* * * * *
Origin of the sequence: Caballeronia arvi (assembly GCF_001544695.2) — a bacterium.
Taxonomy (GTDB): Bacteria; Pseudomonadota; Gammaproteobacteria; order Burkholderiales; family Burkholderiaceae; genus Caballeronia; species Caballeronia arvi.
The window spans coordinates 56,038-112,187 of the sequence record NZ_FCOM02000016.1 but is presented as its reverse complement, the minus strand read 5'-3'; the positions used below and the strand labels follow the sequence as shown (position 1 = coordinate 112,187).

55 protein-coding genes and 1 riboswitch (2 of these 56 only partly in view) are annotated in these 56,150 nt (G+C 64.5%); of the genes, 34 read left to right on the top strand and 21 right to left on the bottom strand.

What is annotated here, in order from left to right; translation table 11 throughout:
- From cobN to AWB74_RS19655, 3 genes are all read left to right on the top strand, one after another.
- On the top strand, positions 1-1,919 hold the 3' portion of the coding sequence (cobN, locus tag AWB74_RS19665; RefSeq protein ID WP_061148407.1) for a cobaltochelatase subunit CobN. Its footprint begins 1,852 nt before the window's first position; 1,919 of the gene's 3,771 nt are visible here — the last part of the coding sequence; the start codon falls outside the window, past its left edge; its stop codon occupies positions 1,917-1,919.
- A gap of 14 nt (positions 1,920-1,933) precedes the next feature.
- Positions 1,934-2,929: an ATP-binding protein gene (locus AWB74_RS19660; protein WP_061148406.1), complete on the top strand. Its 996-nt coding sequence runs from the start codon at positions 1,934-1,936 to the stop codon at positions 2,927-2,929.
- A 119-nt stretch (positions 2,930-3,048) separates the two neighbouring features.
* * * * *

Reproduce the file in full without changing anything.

Origin of the sequence: Caballeronia arvi (assembly GCF_001544695.2) — a bacterium.
Taxonomy (GTDB): Bacteria; Pseudomonadota; Gammaproteobacteria; order Burkholderiales; family Burkholderiaceae; genus Caballeronia; species Caballeronia arvi.
The window spans coordinates 56,038-112,187 of the sequence record NZ_FCOM02000016.1 but is presented as its reverse complement, the minus strand read 5'-3'; the positions used below and the strand labels follow the sequence as shown (position 1 = coordinate 112,187).

55 protein-coding genes and 1 riboswitch (2 of these 56 only partly in view) are annotated in these 56,150 nt (G+C 64.5%); of the genes, 34 read left to right on the top strand and 21 right to left on the bottom strand.

What is annotated here, in order from left to right; translation table 11 throughout:
- From cobN to AWB74_RS19655, 3 genes are all read left to right on the top strand, one after another.
- On the top strand, positions 1-1,919 hold the 3' portion of the coding sequence (cobN, locus tag AWB74_RS19665; RefSeq protein ID WP_061148407.1) for a cobaltochelatase subunit CobN. Its footprint begins 1,852 nt before the window's first position; 1,919 of the gene's 3,771 nt are visible here — the last part of the coding sequence; the start codon falls outside the window, past its left edge; its stop codon occupies positions 1,917-1,919.
- A gap of 14 nt (positions 1,920-1,933) precedes the next feature.
- Positions 1,934-2,929: an ATP-binding protein gene (locus AWB74_RS19660; protein WP_061148406.1), complete on the top strand. Its 996-nt coding sequence runs from the start codon at positions 1,934-1,936 to the stop codon at positions 2,927-2,929.
- A 119-nt stretch (positions 2,930-3,048) separates the two neighbouring features.